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The roaring Fork is Roaring

Roaring Fork River streamflow

The Roaring Fork River has certainly been living up to its name this past week, reaching peak flow thanks to a combination of steady warm temperatures, melting snow in the high country, and the suspension of the Twin Lakes diversion near the river’s headwaters (more on that in a minute). As water recreationalists rejoice during this period of high flow, water managers and conservationists have been keeping a close eye on how the annual spring runoff progresses.


Snow and Water in the Roaring Fork Valley

The winter of 2016-17 is off to a great start here in the Roaring Fork Valley! 2017 kicked off with two big storm cycles, each dropping feet of snow on our mountains bringing smiles to the faces of skiers across town. But more importantly, these recent storms have significantly bolstered our snowpack.


Native Flows and the Functions of North Star Nature Preserve

Over the past two weeks temperatures rose, snow in the high country melted, and creeks and rivers hit their high mark for the year in the Upper Roaring Fork Valley. 

We have been very interested in how the shutting down of the Twin Lakes diversion affected Roaring Fork River (RFR) flows into North Star Nature Preserve and Aspen. For more about on the Twin Lakes diversion check out this article from Aspen Journalism.


A Conversation with E.O. Wilson

Naturalists are inspired by anything that draws them further into nature. Often it is the grace of a bird or the smell of a flower that grabs our attention and pulls us in. One of the strongest sources of inspiration for me is ants. I have a deep interest in social evolution, and anyone who spends considerable time thinking about how societies evolve will eventually (and perhaps inevitably) become fascinated with ants.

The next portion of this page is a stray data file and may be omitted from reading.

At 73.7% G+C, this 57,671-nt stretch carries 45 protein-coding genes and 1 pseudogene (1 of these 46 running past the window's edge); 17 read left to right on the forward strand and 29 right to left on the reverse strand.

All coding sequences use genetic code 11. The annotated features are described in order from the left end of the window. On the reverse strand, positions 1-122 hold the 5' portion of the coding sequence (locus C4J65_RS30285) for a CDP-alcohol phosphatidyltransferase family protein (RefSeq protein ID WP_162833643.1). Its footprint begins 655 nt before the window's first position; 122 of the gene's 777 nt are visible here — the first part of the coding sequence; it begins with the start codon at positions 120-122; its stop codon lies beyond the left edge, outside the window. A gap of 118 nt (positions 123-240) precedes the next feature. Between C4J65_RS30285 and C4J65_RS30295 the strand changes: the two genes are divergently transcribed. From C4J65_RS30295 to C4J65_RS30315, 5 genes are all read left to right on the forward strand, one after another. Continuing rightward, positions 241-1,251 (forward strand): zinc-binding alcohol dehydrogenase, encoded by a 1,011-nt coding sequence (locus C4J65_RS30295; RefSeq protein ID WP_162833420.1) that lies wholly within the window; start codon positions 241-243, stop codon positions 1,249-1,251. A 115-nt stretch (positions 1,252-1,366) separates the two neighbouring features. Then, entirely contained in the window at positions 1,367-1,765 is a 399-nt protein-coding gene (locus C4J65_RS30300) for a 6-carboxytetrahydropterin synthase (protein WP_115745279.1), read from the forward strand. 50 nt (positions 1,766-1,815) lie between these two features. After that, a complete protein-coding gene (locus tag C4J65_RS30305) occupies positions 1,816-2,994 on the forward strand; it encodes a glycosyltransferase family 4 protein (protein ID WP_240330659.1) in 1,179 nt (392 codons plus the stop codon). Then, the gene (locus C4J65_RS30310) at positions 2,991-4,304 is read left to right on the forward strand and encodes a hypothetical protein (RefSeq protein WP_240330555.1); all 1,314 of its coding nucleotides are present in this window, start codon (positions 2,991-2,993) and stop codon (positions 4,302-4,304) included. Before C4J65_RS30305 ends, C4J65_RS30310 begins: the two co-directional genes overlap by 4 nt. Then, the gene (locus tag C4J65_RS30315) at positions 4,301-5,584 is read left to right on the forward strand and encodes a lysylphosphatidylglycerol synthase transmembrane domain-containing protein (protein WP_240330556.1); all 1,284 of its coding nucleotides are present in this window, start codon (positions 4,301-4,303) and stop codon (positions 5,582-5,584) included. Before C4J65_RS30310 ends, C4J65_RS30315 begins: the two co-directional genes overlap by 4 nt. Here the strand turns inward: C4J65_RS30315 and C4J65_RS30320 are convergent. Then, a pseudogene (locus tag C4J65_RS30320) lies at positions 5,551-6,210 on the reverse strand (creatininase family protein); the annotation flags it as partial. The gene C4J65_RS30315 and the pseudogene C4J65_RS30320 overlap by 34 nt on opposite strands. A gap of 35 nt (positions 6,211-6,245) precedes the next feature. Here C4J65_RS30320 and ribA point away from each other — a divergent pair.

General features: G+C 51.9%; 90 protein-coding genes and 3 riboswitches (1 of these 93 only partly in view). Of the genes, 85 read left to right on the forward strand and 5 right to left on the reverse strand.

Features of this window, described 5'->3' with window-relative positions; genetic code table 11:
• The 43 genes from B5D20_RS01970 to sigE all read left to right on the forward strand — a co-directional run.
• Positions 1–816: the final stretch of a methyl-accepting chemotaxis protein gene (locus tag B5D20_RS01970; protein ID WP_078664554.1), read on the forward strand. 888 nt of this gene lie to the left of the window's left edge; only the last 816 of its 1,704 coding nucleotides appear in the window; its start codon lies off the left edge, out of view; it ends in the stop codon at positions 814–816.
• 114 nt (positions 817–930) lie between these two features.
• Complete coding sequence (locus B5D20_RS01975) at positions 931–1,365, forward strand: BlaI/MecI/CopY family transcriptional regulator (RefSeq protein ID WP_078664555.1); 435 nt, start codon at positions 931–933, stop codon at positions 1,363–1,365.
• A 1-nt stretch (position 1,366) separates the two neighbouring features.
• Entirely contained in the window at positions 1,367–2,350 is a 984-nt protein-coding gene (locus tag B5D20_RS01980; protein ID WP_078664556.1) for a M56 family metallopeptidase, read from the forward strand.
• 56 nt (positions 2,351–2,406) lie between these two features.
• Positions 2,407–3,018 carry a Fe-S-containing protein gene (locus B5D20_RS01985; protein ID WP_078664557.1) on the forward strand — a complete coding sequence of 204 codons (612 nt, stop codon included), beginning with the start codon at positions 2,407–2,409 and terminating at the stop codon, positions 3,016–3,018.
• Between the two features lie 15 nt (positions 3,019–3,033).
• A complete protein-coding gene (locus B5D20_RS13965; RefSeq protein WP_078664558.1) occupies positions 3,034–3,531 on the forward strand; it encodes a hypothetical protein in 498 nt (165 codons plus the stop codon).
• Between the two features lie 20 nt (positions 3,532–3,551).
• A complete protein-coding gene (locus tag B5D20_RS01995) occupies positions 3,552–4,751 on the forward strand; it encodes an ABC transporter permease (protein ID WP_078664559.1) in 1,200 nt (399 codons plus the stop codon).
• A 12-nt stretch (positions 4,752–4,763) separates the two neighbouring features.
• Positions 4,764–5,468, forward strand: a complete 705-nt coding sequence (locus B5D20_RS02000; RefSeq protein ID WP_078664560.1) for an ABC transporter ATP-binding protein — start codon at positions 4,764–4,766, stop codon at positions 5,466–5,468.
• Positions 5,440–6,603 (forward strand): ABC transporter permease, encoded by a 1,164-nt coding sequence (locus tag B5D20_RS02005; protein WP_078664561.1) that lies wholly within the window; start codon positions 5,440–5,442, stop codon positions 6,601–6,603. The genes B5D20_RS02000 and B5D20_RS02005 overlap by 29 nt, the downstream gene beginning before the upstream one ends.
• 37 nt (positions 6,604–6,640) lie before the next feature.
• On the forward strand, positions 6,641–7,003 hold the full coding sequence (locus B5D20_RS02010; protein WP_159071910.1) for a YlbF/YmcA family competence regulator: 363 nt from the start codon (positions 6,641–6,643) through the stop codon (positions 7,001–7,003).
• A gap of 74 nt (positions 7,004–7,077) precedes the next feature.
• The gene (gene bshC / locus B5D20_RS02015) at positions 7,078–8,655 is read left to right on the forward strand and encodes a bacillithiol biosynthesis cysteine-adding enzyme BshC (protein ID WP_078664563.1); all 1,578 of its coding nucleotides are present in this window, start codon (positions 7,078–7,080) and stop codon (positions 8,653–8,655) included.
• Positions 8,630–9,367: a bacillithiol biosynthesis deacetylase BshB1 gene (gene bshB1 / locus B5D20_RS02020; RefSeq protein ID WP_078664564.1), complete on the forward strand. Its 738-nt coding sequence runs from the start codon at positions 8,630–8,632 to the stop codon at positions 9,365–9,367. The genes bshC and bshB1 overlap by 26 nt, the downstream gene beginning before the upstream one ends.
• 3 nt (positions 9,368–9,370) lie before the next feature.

What Color is the Black Bear?

Summer is in full swing at Hallam Lake and I’m willing to bet most of us are excited for the warm days, green plants, and vivid wildflowers. Black bears, skinny from their lengthy winter slumber, are probably more excited than all of us. It is officially bear season in the Roaring Fork Valley and last week our motion-activated trail cameras snapped pictures of three different bears visiting the Hallam Lake preserve.


First Snowfall up Castle Creek

The first snowfall of the year is always a special occasion.  Having lived at Toklat a couple years, I am starting to notice the changes from year to year.


Summer Bugs!

Insects are some of the most diverse, abundant and ecologically important organisms on the planet.  It may not surprise you that insects can be found just about anywhere, but the quantities in which they appear will probably astound you.


The Eagle Comes to ACES

An August 1982 Jeep adventure to Picnic Point on Richmond Ridge of Aspen Mountain turned into a rescue operation for Jim Hamilton. He discovered a grounded golden eagle, unable even to walk. The eagle’s fierce gaze and sharp, menacing talons gave Jim pause, so he motored to Hallam Lake and reported his discovery. Years of experience with less than exact directions to wild animals in distress compelled me to insist he accompany me back up the mountain. With welder’s gloves for protection I immobilized the broken bird in a heavy blanket and returned to Hallam Lake.


Ashcroft Snowshoe Tour up Castle Creek Valley

Posted in Bulletin Board
Castle Creek in winter

Aspen Center for Environmental Studies ski and snowshoe tours offer the best of the Aspen area. The endless, spectacular views from Aspen Mountain’s Richmond Ridge are some of the best I’ve ever encountered in my short 25 years on this earth. The snowshoe tour on Snowmass Ski Area’s peaceful Rabbit Run Trail allows visitors to escape the crowds and experience their own private winter wonderland. Joining a naturalist to ski down Elk Camp provides a whole new perspective to what one can discover on the slopes, beyond the usual rush of adrenaline and the cold wind kissing your face.


Quack Facts: Dabblers vs. Divers

Ring-necked Duck at Hallam Lake, an Aspen birding hotspot

Back at the end of August, when bear sightings were a daily occurrence and rose hips were beginning to grow plump, I took a pack of 6-year-olds for a walk around Hallam Lake. We stopped by the water to watch ducks -- a group of female Mallards -- swimming in the shallows. Every few seconds, as my class watched intently, one of the ducks would do this: